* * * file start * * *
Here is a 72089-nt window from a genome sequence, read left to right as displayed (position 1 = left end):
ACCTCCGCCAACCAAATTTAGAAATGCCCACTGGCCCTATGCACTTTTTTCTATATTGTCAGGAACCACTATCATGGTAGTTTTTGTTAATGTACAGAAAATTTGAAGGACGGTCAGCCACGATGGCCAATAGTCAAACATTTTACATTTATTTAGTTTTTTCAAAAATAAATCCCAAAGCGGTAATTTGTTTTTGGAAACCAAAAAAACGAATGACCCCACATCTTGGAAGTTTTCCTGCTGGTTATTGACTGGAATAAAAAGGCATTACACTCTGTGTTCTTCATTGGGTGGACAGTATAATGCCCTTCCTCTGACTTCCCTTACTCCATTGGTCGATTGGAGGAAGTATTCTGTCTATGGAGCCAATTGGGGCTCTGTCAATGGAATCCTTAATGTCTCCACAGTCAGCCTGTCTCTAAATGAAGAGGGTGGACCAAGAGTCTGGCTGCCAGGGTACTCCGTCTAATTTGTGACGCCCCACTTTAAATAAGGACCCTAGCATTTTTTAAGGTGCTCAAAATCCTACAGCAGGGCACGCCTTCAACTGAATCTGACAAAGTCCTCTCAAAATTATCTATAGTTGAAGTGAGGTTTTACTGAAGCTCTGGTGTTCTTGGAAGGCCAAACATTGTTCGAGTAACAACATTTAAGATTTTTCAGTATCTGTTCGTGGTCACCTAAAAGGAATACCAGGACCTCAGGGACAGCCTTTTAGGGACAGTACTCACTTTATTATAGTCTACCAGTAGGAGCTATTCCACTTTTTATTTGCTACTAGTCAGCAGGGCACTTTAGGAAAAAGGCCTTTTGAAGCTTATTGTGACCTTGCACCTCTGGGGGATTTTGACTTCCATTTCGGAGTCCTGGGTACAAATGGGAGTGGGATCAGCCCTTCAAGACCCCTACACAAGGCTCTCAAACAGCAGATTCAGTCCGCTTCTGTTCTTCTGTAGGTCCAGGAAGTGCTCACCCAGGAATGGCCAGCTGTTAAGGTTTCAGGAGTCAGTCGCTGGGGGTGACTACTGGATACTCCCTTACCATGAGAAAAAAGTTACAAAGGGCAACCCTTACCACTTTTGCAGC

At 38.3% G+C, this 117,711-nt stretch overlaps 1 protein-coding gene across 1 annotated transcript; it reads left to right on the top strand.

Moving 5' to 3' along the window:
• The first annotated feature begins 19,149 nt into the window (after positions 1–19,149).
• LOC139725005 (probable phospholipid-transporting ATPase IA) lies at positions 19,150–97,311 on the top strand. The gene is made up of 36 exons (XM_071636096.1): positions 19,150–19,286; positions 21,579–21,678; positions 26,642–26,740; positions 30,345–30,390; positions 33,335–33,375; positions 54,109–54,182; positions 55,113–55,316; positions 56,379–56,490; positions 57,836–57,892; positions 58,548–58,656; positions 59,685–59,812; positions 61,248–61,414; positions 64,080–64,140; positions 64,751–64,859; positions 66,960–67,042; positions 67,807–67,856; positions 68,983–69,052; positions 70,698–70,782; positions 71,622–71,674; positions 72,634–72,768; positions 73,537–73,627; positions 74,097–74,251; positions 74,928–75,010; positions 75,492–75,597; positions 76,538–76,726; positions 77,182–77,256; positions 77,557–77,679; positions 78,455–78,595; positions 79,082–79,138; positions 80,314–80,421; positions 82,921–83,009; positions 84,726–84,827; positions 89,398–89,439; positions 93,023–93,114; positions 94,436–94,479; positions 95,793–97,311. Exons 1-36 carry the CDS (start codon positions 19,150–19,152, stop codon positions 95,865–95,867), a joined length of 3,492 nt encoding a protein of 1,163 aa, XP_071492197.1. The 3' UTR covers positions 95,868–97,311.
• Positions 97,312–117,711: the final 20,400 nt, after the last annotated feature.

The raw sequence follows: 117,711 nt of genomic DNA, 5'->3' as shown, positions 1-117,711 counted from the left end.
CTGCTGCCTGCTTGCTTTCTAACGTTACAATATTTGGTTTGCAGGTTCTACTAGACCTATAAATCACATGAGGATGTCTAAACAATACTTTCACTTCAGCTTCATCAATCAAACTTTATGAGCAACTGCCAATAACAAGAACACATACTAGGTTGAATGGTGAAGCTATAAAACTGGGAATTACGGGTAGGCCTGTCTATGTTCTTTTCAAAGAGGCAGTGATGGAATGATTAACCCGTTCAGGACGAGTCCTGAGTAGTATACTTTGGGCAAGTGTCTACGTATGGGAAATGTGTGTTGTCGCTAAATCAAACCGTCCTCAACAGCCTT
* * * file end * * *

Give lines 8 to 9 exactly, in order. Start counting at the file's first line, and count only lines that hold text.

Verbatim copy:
The raw sequence follows: 117,711 nt of genomic DNA, 5'->3' as shown, positions 1-117,711 counted from the left end.
CTGCTGCCTGCTTGCTTTCTAACGTTACAATATTTGGTTTGCAGGTTCTACTAGACCTATAAATCACATGAGGATGTCTAAACAATACTTTCACTTCAGCTTCATCAATCAAACTTTATGAGCAACTGCCAATAACAAGAACACATACTAGGTTGAATGGTGAAGCTATAAAACTGGGAATTACGGGTAGGCCTGTCTATGTTCTTTTCAAAGAGGCAGTGATGGAATGATTAACCCGTTCAGGACGAGTCCTGAGTAGTATACTTTGGGCAAGTGTCTACGTATGGGAAATGTGTGTTGTCGCTAAATCAAACCGTCCTCAACAGCCTT